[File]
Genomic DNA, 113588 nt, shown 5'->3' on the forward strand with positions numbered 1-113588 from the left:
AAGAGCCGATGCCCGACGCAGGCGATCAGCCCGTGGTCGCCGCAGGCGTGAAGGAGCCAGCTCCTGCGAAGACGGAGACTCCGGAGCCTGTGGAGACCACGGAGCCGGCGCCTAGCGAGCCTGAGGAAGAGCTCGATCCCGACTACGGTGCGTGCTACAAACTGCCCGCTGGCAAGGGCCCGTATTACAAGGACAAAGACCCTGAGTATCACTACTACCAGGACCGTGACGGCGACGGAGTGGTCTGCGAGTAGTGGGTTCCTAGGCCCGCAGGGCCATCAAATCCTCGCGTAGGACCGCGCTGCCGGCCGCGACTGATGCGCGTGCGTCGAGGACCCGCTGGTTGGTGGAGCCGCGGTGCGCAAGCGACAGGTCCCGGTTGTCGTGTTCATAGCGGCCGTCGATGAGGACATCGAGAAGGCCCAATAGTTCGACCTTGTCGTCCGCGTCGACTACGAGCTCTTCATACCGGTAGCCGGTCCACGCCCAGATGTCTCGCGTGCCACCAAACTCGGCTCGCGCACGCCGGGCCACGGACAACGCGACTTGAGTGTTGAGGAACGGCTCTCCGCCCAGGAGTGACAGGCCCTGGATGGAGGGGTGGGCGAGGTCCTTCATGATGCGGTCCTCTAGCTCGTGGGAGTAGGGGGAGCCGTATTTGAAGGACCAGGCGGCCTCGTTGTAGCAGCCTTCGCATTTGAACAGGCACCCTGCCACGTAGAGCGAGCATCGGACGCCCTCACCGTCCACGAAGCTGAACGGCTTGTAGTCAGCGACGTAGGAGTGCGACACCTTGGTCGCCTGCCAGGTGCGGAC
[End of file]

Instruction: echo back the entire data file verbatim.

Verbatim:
Genomic DNA, 113588 nt, shown 5'->3' on the forward strand with positions numbered 1-113588 from the left:
AAGAGCCGATGCCCGACGCAGGCGATCAGCCCGTGGTCGCCGCAGGCGTGAAGGAGCCAGCTCCTGCGAAGACGGAGACTCCGGAGCCTGTGGAGACCACGGAGCCGGCGCCTAGCGAGCCTGAGGAAGAGCTCGATCCCGACTACGGTGCGTGCTACAAACTGCCCGCTGGCAAGGGCCCGTATTACAAGGACAAAGACCCTGAGTATCACTACTACCAGGACCGTGACGGCGACGGAGTGGTCTGCGAGTAGTGGGTTCCTAGGCCCGCAGGGCCATCAAATCCTCGCGTAGGACCGCGCTGCCGGCCGCGACTGATGCGCGTGCGTCGAGGACCCGCTGGTTGGTGGAGCCGCGGTGCGCAAGCGACAGGTCCCGGTTGTCGTGTTCATAGCGGCCGTCGATGAGGACATCGAGAAGGCCCAATAGTTCGACCTTGTCGTCCGCGTCGACTACGAGCTCTTCATACCGGTAGCCGGTCCACGCCCAGATGTCTCGCGTGCCACCAAACTCGGCTCGCGCACGCCGGGCCACGGACAACGCGACTTGAGTGTTGAGGAACGGCTCTCCGCCCAGGAGTGACAGGCCCTGGATGGAGGGGTGGGCGAGGTCCTTCATGATGCGGTCCTCTAGCTCGTGGGAGTAGGGGGAGCCGTATTTGAAGGACCAGGCGGCCTCGTTGTAGCAGCCTTCGCATTTGAACAGGCACCCTGCCACGTAGAGCGAGCATCGGACGCCCTCACCGTCCACGAAGCTGAACGGCTTGTAGTCAGCGACGTAGGAGTGCGACACCTTGGTCGCCTGCCAGGTGCGGAC